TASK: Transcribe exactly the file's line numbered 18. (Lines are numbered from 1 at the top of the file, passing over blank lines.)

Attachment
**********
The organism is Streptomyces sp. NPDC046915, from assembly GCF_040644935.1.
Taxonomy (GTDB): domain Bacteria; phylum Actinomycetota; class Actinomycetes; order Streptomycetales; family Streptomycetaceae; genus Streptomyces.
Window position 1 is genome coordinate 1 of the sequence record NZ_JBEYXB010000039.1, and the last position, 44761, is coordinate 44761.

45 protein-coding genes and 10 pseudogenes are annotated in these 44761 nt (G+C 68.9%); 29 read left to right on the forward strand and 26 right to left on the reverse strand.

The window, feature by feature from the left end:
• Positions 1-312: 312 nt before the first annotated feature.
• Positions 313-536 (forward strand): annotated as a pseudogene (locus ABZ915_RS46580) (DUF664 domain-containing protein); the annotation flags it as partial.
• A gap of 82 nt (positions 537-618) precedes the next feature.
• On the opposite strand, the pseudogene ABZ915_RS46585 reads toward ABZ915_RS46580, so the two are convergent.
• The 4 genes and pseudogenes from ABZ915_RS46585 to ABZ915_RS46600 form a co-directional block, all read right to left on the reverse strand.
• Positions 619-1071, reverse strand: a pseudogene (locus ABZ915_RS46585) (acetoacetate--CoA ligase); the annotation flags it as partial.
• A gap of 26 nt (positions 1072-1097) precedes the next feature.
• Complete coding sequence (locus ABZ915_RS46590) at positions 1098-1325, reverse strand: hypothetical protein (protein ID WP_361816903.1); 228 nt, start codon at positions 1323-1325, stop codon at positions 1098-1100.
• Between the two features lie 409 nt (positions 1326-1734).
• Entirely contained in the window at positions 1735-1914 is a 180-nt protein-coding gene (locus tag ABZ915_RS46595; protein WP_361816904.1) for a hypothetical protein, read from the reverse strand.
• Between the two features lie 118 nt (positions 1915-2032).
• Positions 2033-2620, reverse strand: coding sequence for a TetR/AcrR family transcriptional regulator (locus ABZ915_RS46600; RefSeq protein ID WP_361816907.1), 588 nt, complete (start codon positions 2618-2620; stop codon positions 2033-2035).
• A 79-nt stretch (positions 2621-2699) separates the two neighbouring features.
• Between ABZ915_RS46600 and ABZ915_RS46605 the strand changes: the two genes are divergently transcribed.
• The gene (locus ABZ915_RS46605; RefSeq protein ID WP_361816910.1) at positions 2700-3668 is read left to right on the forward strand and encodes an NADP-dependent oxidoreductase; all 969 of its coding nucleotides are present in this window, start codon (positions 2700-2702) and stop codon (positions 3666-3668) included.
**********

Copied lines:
• A 79-nt stretch (positions 2621-2699) separates the two neighbouring features.